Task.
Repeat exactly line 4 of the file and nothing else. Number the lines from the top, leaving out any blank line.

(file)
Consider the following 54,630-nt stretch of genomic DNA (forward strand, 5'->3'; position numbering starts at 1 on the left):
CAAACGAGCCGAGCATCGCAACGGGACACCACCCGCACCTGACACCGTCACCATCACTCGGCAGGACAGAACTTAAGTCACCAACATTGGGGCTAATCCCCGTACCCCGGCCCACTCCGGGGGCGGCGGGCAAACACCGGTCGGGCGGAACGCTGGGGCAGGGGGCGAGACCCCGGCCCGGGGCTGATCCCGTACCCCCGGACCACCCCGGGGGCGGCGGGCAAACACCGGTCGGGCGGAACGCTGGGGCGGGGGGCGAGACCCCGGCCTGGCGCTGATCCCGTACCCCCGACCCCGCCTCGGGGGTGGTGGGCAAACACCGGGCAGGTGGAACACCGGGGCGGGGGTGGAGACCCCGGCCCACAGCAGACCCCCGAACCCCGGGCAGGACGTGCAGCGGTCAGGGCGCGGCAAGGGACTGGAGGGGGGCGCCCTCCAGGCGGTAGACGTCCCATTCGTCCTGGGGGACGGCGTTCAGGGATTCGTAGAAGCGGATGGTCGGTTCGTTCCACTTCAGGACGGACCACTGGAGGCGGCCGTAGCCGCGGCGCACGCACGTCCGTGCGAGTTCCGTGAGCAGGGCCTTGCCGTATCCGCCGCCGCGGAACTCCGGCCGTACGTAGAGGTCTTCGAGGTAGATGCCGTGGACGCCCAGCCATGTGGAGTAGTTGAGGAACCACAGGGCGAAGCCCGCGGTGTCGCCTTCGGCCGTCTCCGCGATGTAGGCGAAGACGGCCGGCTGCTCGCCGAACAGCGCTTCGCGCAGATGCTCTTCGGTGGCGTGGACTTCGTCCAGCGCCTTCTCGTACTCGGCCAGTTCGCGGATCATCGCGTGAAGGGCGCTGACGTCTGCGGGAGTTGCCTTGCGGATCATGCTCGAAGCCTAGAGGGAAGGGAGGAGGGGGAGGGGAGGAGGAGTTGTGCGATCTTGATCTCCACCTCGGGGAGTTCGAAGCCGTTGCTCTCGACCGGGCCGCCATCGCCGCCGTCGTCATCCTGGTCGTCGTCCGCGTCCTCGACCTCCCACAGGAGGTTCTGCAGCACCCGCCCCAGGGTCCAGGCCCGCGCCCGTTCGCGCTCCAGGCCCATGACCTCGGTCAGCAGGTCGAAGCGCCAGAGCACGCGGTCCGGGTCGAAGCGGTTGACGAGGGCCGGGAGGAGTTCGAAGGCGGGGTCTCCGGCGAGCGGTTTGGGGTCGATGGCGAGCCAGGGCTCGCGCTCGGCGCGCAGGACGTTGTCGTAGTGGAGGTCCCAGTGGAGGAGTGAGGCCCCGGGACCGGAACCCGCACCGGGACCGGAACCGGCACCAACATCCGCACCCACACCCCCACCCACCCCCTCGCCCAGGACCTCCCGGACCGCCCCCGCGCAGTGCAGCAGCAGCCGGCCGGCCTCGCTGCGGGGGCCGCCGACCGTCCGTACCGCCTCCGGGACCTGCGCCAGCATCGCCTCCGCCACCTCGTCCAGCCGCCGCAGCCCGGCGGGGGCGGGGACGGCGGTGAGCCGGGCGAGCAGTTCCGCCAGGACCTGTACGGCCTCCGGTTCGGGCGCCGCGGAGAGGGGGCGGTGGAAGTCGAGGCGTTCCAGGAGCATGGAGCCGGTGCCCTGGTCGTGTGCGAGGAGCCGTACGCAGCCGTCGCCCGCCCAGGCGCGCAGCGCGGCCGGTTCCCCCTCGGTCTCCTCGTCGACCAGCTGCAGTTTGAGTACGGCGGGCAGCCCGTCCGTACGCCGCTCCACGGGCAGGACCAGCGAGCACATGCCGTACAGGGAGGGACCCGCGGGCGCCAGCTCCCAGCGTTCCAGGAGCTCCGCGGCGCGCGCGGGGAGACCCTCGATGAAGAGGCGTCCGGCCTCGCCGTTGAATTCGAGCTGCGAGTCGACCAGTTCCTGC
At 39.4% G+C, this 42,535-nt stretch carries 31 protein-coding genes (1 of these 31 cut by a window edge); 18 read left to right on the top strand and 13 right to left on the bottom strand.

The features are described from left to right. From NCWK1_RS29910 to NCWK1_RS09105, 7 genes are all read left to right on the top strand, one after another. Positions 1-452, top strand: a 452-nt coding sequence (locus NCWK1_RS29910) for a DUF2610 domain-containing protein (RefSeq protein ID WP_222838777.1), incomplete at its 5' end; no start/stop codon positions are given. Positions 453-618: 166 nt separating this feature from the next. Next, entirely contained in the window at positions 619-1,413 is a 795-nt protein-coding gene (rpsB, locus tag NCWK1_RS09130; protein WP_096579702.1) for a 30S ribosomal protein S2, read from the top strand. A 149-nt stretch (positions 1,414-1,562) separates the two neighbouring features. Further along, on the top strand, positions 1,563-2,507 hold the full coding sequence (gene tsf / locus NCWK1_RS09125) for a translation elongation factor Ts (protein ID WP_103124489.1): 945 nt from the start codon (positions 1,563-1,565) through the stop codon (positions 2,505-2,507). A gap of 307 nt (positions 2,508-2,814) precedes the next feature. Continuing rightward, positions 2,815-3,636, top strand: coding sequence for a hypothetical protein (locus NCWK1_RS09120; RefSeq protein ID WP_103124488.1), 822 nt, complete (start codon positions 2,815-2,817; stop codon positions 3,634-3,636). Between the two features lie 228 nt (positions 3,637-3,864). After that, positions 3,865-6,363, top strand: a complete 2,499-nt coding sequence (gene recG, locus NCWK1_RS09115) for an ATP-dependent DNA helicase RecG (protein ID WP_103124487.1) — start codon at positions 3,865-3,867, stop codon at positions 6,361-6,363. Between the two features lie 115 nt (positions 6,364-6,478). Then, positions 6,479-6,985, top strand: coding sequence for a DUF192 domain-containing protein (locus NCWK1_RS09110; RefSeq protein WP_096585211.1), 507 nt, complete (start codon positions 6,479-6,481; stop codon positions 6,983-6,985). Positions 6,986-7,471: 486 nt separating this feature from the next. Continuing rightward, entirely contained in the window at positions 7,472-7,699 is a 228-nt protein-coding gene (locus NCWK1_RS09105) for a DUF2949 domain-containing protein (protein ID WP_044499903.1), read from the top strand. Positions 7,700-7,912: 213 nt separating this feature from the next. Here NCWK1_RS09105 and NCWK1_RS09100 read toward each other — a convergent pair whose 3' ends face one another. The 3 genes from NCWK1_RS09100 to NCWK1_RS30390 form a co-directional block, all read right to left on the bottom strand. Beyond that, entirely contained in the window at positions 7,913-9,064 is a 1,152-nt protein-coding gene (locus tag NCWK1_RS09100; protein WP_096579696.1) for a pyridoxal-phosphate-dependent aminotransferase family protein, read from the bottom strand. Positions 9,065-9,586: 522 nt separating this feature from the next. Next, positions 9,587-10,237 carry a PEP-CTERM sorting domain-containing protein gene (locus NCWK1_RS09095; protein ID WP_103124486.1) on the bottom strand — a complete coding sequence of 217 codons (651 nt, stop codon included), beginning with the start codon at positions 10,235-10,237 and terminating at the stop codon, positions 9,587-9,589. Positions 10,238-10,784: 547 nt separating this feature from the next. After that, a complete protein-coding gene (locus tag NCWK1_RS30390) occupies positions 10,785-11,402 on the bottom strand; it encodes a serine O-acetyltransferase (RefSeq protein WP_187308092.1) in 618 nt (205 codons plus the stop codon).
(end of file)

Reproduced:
The features are described from left to right. From NCWK1_RS29910 to NCWK1_RS09105, 7 genes are all read left to right on the top strand, one after another. Positions 1-452, top strand: a 452-nt coding sequence (locus NCWK1_RS29910) for a DUF2610 domain-containing protein (RefSeq protein ID WP_222838777.1), incomplete at its 5' end; no start/stop codon positions are given. Positions 453-618: 166 nt separating this feature from the next. Next, entirely contained in the window at positions 619-1,413 is a 795-nt protein-coding gene (rpsB, locus tag NCWK1_RS09130; protein WP_096579702.1) for a 30S ribosomal protein S2, read from the top strand. A 149-nt stretch (positions 1,414-1,562) separates the two neighbouring features. Further along, on the top strand, positions 1,563-2,507 hold the full coding sequence (gene tsf / locus NCWK1_RS09125) for a translation elongation factor Ts (protein ID WP_103124489.1): 945 nt from the start codon (positions 1,563-1,565) through the stop codon (positions 2,505-2,507). A gap of 307 nt (positions 2,508-2,814) precedes the next feature. Continuing rightward, positions 2,815-3,636, top strand: coding sequence for a hypothetical protein (locus NCWK1_RS09120; RefSeq protein ID WP_103124488.1), 822 nt, complete (start codon positions 2,815-2,817; stop codon positions 3,634-3,636). Between the two features lie 228 nt (positions 3,637-3,864). After that, positions 3,865-6,363, top strand: a complete 2,499-nt coding sequence (gene recG, locus NCWK1_RS09115) for an ATP-dependent DNA helicase RecG (protein ID WP_103124487.1) — start codon at positions 3,865-3,867, stop codon at positions 6,361-6,363. Between the two features lie 115 nt (positions 6,364-6,478). Then, positions 6,479-6,985, top strand: coding sequence for a DUF192 domain-containing protein (locus NCWK1_RS09110; RefSeq protein WP_096585211.1), 507 nt, complete (start codon positions 6,479-6,481; stop codon positions 6,983-6,985). Positions 6,986-7,471: 486 nt separating this feature from the next. Continuing rightward, entirely contained in the window at positions 7,472-7,699 is a 228-nt protein-coding gene (locus NCWK1_RS09105) for a DUF2949 domain-containing protein (protein ID WP_044499903.1), read from the top strand. Positions 7,700-7,912: 213 nt separating this feature from the next. Here NCWK1_RS09105 and NCWK1_RS09100 read toward each other — a convergent pair whose 3' ends face one another. The 3 genes from NCWK1_RS09100 to NCWK1_RS30390 form a co-directional block, all read right to left on the bottom strand. Beyond that, entirely contained in the window at positions 7,913-9,064 is a 1,152-nt protein-coding gene (locus tag NCWK1_RS09100; protein WP_096579696.1) for a pyridoxal-phosphate-dependent aminotransferase family protein, read from the bottom strand. Positions 9,065-9,586: 522 nt separating this feature from the next. Next, positions 9,587-10,237 carry a PEP-CTERM sorting domain-containing protein gene (locus NCWK1_RS09095; protein ID WP_103124486.1) on the bottom strand — a complete coding sequence of 217 codons (651 nt, stop codon included), beginning with the start codon at positions 10,235-10,237 and terminating at the stop codon, positions 9,587-9,589. Positions 10,238-10,784: 547 nt separating this feature from the next. After that, a complete protein-coding gene (locus tag NCWK1_RS30390) occupies positions 10,785-11,402 on the bottom strand; it encodes a serine O-acetyltransferase (RefSeq protein WP_187308092.1) in 618 nt (205 codons plus the stop codon).